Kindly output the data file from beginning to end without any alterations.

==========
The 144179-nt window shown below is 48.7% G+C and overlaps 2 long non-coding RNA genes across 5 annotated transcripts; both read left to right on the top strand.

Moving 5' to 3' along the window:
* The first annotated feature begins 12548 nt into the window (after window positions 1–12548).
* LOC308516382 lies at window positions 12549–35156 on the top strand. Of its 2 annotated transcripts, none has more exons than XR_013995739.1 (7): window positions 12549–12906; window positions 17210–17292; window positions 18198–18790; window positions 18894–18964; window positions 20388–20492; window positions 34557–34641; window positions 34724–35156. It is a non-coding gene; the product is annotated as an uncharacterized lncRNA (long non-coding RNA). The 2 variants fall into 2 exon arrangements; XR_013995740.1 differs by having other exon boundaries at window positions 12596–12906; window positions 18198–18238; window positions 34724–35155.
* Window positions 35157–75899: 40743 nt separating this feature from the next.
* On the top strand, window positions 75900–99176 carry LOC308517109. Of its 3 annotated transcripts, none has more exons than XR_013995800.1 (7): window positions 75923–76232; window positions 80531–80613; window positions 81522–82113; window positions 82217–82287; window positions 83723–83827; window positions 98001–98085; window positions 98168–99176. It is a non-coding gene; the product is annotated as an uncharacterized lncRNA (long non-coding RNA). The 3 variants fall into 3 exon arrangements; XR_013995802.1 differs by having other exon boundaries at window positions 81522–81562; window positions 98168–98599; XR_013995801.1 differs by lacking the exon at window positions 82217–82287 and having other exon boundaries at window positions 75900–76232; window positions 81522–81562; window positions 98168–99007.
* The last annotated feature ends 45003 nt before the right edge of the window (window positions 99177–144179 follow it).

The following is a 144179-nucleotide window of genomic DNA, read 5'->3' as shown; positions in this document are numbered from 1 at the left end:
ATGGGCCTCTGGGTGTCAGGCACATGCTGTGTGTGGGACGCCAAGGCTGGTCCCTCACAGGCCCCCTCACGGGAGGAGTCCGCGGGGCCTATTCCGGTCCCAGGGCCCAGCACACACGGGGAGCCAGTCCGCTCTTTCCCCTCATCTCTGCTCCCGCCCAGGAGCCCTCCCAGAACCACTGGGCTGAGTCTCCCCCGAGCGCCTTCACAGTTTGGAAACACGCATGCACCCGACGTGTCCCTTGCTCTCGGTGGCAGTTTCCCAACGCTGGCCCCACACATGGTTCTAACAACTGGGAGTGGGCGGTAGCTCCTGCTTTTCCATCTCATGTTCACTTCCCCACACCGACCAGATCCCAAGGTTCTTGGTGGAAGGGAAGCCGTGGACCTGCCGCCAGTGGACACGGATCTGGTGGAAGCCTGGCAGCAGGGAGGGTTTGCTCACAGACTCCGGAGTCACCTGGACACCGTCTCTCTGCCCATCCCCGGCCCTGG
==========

The 144179-nt window shown below is 48.7% G+C and overlaps 2 long non-coding RNA genes across 5 annotated transcripts; both read left to right on the top strand.

Moving 5' to 3' along the window:
* The first annotated feature begins 12548 nt into the window (after window positions 1–12548).
* LOC308516382 lies at window positions 12549–35156 on the top strand. Of its 2 annotated transcripts, none has more exons than XR_013995739.1 (7): window positions 12549–12906; window positions 17210–17292; window positions 18198–18790; window positions 18894–18964; window positions 20388–20492; window positions 34557–34641; window positions 34724–35156. It is a non-coding gene; the product is annotated as an uncharacterized lncRNA (long non-coding RNA). The 2 variants fall into 2 exon arrangements; XR_013995740.1 differs by having other exon boundaries at window positions 12596–12906; window positions 18198–18238; window positions 34724–35155.
* Window positions 35157–75899: 40743 nt separating this feature from the next.
* On the top strand, window positions 75900–99176 carry LOC308517109. Of its 3 annotated transcripts, none has more exons than XR_013995800.1 (7): window positions 75923–76232; window positions 80531–80613; window positions 81522–82113; window positions 82217–82287; window positions 83723–83827; window positions 98001–98085; window positions 98168–99176. It is a non-coding gene; the product is annotated as an uncharacterized lncRNA (long non-coding RNA). The 3 variants fall into 3 exon arrangements; XR_013995802.1 differs by having other exon boundaries at window positions 81522–81562; window positions 98168–98599; XR_013995801.1 differs by lacking the exon at window positions 82217–82287 and having other exon boundaries at window positions 75900–76232; window positions 81522–81562; window positions 98168–99007.
* The last annotated feature ends 45003 nt before the right edge of the window (window positions 99177–144179 follow it).

The following is a 144179-nucleotide window of genomic DNA, read 5'->3' as shown; positions in this document are numbered from 1 at the left end:
ATGGGCCTCTGGGTGTCAGGCACATGCTGTGTGTGGGACGCCAAGGCTGGTCCCTCACAGGCCCCCTCACGGGAGGAGTCCGCGGGGCCTATTCCGGTCCCAGGGCCCAGCACACACGGGGAGCCAGTCCGCTCTTTCCCCTCATCTCTGCTCCCGCCCAGGAGCCCTCCCAGAACCACTGGGCTGAGTCTCCCCCGAGCGCCTTCACAGTTTGGAAACACGCATGCACCCGACGTGTCCCTTGCTCTCGGTGGCAGTTTCCCAACGCTGGCCCCACACATGGTTCTAACAACTGGGAGTGGGCGGTAGCTCCTGCTTTTCCATCTCATGTTCACTTCCCCACACCGACCAGATCCCAAGGTTCTTGGTGGAAGGGAAGCCGTGGACCTGCCGCCAGTGGACACGGATCTGGTGGAAGCCTGGCAGCAGGGAGGGTTTGCTCACAGACTCCGGAGTCACCTGGACACCGTCTCTCTGCCCATCCCCGGCCCTGG